When you have others looking to you to model integrity and compassion and kindness, it is amazing how quickly you put aside your own hurt for the good of their hearts. Not that I didn’t feel it all…I truly did. My therapist pushed me to fully feel the disappointment and hurt and regret.

There were times I wanted to lash out at my husband, I wanted him to know how I hurt…but our children would be the reminder I needed to stop being self-absorbed and small. Sometimes I can get so wrapped up in my own pain, I justify behaviour that is hurtful.

When we told our 8 year old son he sobbed. Later that night I was putting him to bed and I crawled in beside him and he sobbed some more. I cried too. And then he said …”mama, is it possible that your heart can actually ache when you’re sad because I feel like my heart actually hurts in my chest?”

And I held his little face in my hands as tears streamed down my face I told him “yes, baby….because it happens to me too…and then the ache goes away for a minute and then it comes back again and then it doesn’t come back for a while ~ and then maybe it comes back again but it isn’t as bad. And monkey, pain is ok. You don’t have to be afraid if it. It teaches you about what matters to you. And that is a beautiful thing. And I am right beside you in this…especially when it hurts”.

And I remember thinking in that moment : I have the gift of life experience and I know we will be ok even if I don’t feel ok…and he doesn’t. And as long as he feels and shares those feelings, we will get through this. My heart grew for him 10 fold that night as I fell asleep with him; it was the beginning of something beautiful with my kids that I am not sure would have happened if not for our divorce.

Then we then spent the next five months cocooning ~ physically and emotionally cocooning.

Hanging out….no agenda, no computer.

Nothing but time together ~ talking, cuddling, crying, walking, cooking, play dates, movies, the beach…

There is simply no substitute for time with your kids ~ unhurried, uninterrupted time…and it took my husband leaving me to really understand and appreciate this truth.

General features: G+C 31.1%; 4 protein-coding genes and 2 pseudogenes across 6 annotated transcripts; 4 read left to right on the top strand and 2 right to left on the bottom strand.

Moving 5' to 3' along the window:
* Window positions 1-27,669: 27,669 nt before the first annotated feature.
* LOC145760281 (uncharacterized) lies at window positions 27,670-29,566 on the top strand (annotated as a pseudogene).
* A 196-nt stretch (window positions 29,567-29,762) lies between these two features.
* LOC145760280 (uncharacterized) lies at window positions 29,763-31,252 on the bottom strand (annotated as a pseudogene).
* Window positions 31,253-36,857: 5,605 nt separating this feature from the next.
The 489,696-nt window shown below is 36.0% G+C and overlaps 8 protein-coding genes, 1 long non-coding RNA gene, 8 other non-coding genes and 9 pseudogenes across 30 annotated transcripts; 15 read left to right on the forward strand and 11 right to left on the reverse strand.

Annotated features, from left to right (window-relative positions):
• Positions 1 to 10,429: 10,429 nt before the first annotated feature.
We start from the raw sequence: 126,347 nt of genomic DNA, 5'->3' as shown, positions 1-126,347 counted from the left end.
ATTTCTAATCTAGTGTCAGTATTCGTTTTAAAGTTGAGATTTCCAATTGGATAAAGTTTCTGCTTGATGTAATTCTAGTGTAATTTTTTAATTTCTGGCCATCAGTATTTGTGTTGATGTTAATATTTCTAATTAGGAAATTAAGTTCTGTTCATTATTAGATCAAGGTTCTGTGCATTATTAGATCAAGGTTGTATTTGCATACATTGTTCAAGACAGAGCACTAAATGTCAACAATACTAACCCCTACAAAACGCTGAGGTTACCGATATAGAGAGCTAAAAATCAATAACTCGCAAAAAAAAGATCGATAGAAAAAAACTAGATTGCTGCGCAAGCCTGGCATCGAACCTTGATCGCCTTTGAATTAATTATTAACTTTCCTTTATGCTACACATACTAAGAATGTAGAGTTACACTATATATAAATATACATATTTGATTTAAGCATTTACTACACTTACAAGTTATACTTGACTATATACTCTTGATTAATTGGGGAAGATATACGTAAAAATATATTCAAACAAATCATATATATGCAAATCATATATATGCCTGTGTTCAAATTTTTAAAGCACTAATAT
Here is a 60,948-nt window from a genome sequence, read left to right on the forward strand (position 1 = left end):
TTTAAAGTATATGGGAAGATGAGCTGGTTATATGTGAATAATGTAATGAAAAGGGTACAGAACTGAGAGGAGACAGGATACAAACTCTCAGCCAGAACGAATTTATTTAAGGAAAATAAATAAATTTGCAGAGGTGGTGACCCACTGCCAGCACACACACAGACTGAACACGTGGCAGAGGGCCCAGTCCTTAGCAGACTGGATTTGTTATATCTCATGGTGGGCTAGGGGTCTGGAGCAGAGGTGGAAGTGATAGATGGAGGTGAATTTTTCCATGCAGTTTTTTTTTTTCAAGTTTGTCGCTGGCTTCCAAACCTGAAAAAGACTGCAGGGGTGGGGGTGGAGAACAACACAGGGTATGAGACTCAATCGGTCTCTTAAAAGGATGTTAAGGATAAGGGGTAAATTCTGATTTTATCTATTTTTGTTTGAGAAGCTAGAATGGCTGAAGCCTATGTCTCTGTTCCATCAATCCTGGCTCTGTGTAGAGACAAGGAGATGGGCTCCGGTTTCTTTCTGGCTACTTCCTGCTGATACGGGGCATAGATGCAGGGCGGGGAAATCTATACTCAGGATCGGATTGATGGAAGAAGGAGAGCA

I love my children wildly, but something changes in crisis. And I wonder if I would have learned my kids so well if not for our split.

I love the way Anne Lamott talks about loss. I love the way she talks about anything, really. But it really is true. Life teaches us, it tosses us around…and eventually, we learn to dance with a limp.




3. You can divorce and still do life together, beautifully and with healthy boundaries {as long as you’re ok with swallowing your pride on occasion}.

My children are why I work so hard at this one; if not for them I might have punched my ex in his throat or broken his stupid (albeit, talented) bass-playing hands in a moment of rage. 😉

Even in the midst of the initial sting of the “I don’t want to be married anymore”, we always agreed on just how healthy and happy and secure our children were (and are). We agreed that nothing ~ not pride or hurt or anger would ever eclipse our single priority: our children.

Yes, we had (and have) small moments.

When my husband started to walk me through what he felt and told me he didn’t want to be married, I called him a piece-of-sh!t and some other things I can’t even recall. It was a small, mean thing to say (and I’ve had several of those). We all make mistakes and deserve to be treated with respect and dignity. Period. I apologized for my small moment because I know that he didn’t intend to hurt me.

When the kids and I bought our new house, my ex felt it made sense for him to have a key. And it probably did make sense logistically but I wasn’t comfortable with it. He felt my boundary was uptight and it might have been, but I didn’t budge. But before I got to the place where I was comfortable with my boundary, I started to defend my choice. I felt like I was being difficult and that made me tough to love.

I blamed myself for a long time for the breakdown of our marriage. Over time, I worked through it with my therapist and came to a place where I was no longer concerned with how he felt about it because it was my boundary, not his. At the time I needed some emotional distance and giving him a key would have been unhealthy for me. So I didn’t. And he felt it didn’t make sense. And that was ok.